That Was Then

That Was ThenOn February 12, 2014, I left my dying aunt in China. She had been diagnosed with Stage IV breast cancer and had completed her first course of chemotherapy with mixed results. I had spent 4 of the previous 12 months with her; first in a small apartment in Shenzhen that she had rented to undergo ‘alternative’ treatments, and later moving her back into the home she shared with her siblings in Hong Kong – a last ditch acquiescence to western approaches. By then, she had developed metastases to her liver, lungs and bones. When I left my aunt, the only things I had to return to were a very sporadic job in Alaska, a dead relationship in Boulder, a dwindling bank account, and a whole lot of loose ends left untied on both sides of the Pacific.

After my return to Boulder, I woke up each Tuesday morning with enough time and the full intention of going to my women’s yoga class at 10:30AM. But each week, something came up at the last minute, usurping my attention until it was just too late to get there in time. On this particular day in March, I wrestled the demon again. Despite waking at 8AM with ample time for a simple errand downtown, at 10:08AM I was still on Pearl Street and cutting it close.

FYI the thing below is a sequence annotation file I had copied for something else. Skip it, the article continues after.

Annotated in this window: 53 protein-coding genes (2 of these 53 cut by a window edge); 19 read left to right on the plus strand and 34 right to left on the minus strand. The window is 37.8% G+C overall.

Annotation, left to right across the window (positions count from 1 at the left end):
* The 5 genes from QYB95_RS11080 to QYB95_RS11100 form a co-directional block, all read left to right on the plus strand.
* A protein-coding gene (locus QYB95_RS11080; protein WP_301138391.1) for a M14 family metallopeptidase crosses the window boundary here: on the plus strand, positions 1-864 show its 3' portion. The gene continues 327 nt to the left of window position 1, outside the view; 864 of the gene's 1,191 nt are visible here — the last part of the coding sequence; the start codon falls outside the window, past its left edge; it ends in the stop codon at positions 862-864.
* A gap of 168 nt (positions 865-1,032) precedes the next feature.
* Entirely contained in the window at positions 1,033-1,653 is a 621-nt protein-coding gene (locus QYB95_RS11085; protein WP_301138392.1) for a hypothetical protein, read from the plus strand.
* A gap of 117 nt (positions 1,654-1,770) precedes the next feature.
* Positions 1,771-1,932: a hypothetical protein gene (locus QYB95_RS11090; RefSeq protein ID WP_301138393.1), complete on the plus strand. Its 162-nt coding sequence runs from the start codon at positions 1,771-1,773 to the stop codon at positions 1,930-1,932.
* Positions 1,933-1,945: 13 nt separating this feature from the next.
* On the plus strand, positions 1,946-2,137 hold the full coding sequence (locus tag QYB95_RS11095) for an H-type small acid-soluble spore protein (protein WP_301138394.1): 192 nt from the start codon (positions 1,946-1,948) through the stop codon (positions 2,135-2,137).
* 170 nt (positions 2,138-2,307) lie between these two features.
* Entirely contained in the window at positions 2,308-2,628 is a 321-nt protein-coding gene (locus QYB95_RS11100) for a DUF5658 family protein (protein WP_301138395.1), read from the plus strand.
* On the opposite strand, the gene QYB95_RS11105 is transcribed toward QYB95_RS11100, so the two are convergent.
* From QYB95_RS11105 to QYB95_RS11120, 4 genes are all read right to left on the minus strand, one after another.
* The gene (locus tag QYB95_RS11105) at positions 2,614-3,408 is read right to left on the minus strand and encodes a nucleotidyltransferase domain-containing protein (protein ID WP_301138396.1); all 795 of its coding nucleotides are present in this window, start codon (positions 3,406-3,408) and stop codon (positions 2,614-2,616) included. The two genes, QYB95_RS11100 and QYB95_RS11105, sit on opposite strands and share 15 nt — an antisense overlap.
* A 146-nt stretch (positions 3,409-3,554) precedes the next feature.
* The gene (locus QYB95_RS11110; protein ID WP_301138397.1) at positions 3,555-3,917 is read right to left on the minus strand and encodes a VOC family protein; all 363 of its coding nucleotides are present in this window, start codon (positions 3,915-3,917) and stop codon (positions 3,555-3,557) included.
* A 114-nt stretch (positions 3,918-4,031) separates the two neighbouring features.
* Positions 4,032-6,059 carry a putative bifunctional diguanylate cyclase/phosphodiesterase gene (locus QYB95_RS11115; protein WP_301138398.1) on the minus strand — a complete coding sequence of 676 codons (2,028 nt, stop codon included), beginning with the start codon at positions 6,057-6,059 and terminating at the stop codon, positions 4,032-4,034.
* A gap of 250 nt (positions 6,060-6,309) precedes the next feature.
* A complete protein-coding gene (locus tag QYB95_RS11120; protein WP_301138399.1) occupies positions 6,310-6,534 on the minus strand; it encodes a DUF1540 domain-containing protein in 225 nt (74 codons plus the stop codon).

Suddenly I became aware that I had been feeling a gut-clenching reluctance to show up to yoga…and the universe had been matching it for weeks. I was driving slower than necessary, stopping for the yellows, debating whether it was worth rushing to the studio only to arrive too late.

Second-guessing and heavy with trepidation, my feet somehow carried me up the steps to the studio with minutes to spare. Another self-doubt arose: our regular instructor was away, and I felt hesitant about venturing forth with a substitute. Yet, a voice within spoke up, “For heaven’s sake, you’re here already. You might as well. You’ll be glad you did.”

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